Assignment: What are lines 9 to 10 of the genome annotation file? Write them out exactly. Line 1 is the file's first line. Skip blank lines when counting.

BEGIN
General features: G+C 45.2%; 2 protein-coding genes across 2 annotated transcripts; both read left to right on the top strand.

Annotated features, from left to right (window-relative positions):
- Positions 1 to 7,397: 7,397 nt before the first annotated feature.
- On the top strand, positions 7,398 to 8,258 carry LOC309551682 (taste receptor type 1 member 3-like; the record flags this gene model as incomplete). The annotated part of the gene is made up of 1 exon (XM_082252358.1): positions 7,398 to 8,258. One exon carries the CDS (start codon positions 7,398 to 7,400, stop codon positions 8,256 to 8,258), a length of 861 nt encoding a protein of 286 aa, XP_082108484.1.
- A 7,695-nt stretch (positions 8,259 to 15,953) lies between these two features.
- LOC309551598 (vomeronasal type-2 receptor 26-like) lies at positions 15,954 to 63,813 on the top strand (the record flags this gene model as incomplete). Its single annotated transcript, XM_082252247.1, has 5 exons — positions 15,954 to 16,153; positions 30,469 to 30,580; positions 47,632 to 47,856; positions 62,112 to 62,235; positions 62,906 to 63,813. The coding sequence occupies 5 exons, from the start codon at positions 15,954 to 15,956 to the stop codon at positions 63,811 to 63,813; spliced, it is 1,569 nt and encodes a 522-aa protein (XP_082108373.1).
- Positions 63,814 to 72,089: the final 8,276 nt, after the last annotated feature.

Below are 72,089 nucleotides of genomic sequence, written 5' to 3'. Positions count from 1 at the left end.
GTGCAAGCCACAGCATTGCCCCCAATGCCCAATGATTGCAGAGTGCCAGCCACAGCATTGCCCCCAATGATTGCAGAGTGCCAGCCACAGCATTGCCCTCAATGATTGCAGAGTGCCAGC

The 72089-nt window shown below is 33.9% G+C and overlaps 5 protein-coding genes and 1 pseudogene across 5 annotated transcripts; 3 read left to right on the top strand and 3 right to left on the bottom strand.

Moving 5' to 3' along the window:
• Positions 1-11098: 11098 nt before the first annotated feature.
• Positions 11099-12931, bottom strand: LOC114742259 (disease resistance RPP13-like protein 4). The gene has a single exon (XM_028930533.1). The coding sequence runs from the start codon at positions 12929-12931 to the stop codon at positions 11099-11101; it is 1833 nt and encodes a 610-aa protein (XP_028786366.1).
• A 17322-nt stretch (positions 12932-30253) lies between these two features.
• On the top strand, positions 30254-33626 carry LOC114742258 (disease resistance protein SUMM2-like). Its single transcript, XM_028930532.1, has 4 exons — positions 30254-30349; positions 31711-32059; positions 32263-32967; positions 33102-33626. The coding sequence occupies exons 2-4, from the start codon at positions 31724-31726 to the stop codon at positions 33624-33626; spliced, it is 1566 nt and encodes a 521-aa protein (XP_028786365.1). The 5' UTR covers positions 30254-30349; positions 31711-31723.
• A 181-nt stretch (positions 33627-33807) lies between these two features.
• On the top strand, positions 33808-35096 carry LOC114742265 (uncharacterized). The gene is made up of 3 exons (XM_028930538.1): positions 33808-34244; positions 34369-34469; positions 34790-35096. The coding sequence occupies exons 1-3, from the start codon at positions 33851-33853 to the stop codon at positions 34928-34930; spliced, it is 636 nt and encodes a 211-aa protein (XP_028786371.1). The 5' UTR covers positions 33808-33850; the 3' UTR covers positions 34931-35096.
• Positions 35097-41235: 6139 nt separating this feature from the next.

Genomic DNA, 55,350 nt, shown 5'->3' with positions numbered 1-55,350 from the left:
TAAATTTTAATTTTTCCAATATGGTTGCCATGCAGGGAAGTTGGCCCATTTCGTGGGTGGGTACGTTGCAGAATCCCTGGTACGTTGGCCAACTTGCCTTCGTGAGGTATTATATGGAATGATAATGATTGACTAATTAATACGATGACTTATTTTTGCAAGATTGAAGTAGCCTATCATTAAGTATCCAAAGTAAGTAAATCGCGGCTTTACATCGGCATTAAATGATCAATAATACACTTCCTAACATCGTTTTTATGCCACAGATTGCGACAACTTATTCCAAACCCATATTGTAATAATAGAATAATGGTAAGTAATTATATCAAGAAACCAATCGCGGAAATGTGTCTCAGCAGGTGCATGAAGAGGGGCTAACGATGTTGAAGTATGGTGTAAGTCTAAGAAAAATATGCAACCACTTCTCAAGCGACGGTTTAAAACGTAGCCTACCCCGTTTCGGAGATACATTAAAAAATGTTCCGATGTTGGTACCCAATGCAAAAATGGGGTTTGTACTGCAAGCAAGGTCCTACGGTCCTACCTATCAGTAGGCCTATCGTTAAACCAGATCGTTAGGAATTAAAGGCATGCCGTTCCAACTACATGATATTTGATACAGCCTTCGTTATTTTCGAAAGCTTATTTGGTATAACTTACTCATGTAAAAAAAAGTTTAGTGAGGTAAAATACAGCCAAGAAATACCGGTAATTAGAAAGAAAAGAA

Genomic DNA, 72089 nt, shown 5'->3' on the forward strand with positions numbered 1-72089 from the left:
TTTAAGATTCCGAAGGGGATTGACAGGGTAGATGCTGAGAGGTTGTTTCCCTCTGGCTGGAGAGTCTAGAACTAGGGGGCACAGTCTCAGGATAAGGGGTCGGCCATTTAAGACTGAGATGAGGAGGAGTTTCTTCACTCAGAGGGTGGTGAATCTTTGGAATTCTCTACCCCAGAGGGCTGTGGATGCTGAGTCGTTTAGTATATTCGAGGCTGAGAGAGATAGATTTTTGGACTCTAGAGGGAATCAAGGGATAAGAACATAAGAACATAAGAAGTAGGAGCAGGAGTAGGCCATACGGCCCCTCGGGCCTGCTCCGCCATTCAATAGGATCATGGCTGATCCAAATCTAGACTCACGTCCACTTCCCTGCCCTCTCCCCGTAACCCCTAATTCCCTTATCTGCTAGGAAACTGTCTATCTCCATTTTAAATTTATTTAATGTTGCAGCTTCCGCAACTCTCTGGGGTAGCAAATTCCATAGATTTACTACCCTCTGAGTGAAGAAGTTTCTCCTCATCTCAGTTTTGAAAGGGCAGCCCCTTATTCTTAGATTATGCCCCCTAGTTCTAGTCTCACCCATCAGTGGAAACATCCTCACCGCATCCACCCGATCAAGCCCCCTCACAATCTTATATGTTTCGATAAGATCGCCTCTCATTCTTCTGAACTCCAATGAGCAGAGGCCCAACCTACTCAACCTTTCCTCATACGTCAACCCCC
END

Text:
GTGCAAGCCACAGCATTGCCCCCAATGCCCAATGATTGCAGAGTGCCAGCCACAGCATTGCCCCCAATGATTGCAGAGTGCCAGCCACAGCATTGCCCTCAATGATTGCAGAGTGCCAGC

The 72089-nt window shown below is 33.9% G+C and overlaps 5 protein-coding genes and 1 pseudogene across 5 annotated transcripts; 3 read left to right on the top strand and 3 right to left on the bottom strand.